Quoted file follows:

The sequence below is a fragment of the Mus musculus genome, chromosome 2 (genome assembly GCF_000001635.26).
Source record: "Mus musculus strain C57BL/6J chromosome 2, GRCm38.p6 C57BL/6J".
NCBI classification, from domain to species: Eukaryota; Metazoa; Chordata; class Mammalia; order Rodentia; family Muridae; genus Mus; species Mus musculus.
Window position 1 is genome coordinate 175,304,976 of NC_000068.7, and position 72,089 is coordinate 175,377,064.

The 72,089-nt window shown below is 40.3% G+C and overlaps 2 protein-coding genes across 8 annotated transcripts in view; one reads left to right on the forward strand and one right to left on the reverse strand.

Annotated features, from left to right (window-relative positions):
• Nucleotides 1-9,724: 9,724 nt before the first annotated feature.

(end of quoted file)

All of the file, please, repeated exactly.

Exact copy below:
The sequence below is a fragment of the Mus musculus genome, chromosome 2 (genome assembly GCF_000001635.26).
Source record: "Mus musculus strain C57BL/6J chromosome 2, GRCm38.p6 C57BL/6J".
NCBI classification, from domain to species: Eukaryota; Metazoa; Chordata; class Mammalia; order Rodentia; family Muridae; genus Mus; species Mus musculus.
Window position 1 is genome coordinate 175,304,976 of NC_000068.7, and position 72,089 is coordinate 175,377,064.

The 72,089-nt window shown below is 40.3% G+C and overlaps 2 protein-coding genes across 8 annotated transcripts in view; one reads left to right on the forward strand and one right to left on the reverse strand.

Annotated features, from left to right (window-relative positions):
• Nucleotides 1-9,724: 9,724 nt before the first annotated feature.